We are great at talking about salvation and sanctification. We are clueless when it comes to art, ethics, science, and culture. Christianity is the whole truth about everything. It’s how we deal with politics. It’s how we deal with science. It’s how we deal with TV and art. We can’t leave people to their own devices. We just demonize everything. If it doesn’t fit in the category of sanctification or salvation it’s just evil…

…I believe that the reason why the church typically doesn’t engage culture is because we are scared of it. We’re scared it’s going to somehow jump on us and corrupt us. We’re scared it’s going to somehow mess up our good thing. So we consistently move further and further away from the corruption, further and further away from the crime, further and further away from the post-modernity, further and further away from the relativism and secular humanism and we want to go to a safe place with people just like you. We want to be comfortable…

…I’m not saying let’s redeem the world and create this utopian planet. I’m saying let’s demonstrate what Jesus had done in us so the world may see a new way, God’s way, Jesus’ way … the picture of redemption that Jesus has done in us. So Jesus redeems us and we desire to go to the world and demonstrate that so that others can see what redemption looks like.”

These tensions can be difficult to ride, as evidenced by the struggle in American evangelicalism that Lecrae points to. To counter this type of unhealthy dualism, Abraham Kuyper’s elaborations on the doctrine of common grace are very helpful, equipping us with a robust theology of public service and cultural engagement. (more…)

We are excited about our friend, Byron Borger at Hearts & Minds Books, carrying Wisdom & Wonder, “the long-awaited, freshly-translated, newly-produced, collection of newspaper pieces that Dr. Kuyper wrote so many years ago.” This book is a part of the larger “common grace” work that we are in the process of translating. We hope to have Volume 1 available by Fall 2012. Click here for more information on the Kuyper Translation Project.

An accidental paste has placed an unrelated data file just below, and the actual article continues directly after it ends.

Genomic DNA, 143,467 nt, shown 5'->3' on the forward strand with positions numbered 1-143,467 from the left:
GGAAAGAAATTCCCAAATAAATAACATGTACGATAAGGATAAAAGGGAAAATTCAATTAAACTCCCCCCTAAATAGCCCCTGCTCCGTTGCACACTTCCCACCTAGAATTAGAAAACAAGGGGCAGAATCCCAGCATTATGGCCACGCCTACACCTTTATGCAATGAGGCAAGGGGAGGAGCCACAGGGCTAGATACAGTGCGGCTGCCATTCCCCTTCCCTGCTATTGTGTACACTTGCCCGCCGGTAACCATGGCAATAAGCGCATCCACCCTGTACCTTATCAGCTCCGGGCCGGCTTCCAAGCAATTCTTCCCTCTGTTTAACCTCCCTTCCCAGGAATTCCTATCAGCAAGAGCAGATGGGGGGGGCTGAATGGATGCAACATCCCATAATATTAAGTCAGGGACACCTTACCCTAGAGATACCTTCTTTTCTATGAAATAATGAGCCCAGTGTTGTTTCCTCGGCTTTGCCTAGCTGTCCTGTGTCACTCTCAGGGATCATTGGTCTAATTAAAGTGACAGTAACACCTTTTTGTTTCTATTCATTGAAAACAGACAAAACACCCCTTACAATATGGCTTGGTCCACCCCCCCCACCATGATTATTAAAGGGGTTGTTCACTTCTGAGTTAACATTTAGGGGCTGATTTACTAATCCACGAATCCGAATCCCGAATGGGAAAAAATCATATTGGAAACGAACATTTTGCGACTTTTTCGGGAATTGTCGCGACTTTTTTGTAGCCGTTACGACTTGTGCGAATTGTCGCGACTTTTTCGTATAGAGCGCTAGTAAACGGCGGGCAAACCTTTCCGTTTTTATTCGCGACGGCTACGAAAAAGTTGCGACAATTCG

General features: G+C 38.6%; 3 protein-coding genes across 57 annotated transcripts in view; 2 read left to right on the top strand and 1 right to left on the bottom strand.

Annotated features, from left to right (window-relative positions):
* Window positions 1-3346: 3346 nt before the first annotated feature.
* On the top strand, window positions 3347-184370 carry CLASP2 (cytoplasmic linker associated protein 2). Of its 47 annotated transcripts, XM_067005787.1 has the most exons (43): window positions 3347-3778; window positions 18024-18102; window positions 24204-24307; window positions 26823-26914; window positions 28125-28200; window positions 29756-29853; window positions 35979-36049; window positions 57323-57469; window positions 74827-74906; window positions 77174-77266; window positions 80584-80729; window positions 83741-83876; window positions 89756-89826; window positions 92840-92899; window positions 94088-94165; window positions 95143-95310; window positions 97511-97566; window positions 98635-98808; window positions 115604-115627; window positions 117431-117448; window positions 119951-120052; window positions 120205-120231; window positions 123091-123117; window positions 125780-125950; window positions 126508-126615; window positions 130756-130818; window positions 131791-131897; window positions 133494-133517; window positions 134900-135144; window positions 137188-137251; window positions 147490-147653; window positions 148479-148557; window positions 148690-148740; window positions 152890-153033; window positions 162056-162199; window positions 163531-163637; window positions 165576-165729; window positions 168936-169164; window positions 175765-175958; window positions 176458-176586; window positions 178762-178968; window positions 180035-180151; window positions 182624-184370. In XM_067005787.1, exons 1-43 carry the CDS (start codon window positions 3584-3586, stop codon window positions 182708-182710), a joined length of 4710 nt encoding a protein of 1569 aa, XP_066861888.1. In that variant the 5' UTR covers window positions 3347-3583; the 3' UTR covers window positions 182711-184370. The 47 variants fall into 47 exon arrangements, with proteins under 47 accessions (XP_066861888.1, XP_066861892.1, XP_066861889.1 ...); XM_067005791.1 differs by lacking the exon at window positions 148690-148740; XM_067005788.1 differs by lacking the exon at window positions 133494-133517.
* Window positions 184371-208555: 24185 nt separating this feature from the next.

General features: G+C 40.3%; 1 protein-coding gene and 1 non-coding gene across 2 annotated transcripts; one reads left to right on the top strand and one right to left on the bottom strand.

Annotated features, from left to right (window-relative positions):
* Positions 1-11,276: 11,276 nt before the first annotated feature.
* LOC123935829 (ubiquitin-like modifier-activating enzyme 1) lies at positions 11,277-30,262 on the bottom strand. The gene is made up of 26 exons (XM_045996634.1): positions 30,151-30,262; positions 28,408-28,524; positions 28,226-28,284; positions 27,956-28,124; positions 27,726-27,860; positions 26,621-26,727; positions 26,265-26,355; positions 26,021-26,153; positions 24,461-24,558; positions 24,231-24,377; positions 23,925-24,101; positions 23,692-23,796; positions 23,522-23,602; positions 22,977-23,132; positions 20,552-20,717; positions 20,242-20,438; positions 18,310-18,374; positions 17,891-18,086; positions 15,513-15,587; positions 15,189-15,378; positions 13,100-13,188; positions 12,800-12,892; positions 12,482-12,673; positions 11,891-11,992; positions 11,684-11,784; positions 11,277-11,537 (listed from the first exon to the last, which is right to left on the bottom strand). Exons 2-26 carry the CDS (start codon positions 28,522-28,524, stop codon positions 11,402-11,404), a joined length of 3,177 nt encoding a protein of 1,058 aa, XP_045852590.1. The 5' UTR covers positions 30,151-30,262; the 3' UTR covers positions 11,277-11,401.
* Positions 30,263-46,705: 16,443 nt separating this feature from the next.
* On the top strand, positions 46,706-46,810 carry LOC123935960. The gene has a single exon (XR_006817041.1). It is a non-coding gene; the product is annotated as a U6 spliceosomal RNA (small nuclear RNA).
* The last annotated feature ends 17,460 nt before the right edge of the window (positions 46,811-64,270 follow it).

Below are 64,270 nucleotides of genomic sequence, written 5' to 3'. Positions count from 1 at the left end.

Nicholas Woltersdorff, Noah Porter Professor Emeritus of Philosophical Theology of Yale University describes Wisdom and Wonder as “an eloquent theological antidote to the anti-intellectualist and anti-artistic impulses that infect so much of the contemporary church….Though Kuyper wrote these words more than one hundred years ago, they have lost none of their bite and relevance.”

Mike Wittmer, professor of theology at Grand Rapids Theological Seminary says, “American evangelicals are deeply influenced by Neo-Calvinist authors who stand on the shoulders of Abraham Kuyper. Thanks to Acton Institute and Kuyper College, we are now able to drink large gulps straight from the man himself. Wisdom & Wonder is essential reading for all of us who aspire to live well in God’s world, and these lectures on science and art are a particularly relevant place to begin. Nothing is more hotly contested and confused than these two areas of culture, and nothing stands in greater need of Kuyper’s biblical tension between creation and fall and between common and particular grace. Kuyper’s deft handling of these worldview themes proves once again that sometimes the way forward begins with a glance back.”

Check out Byron’s site here and purchase this important new work at a discounted cost.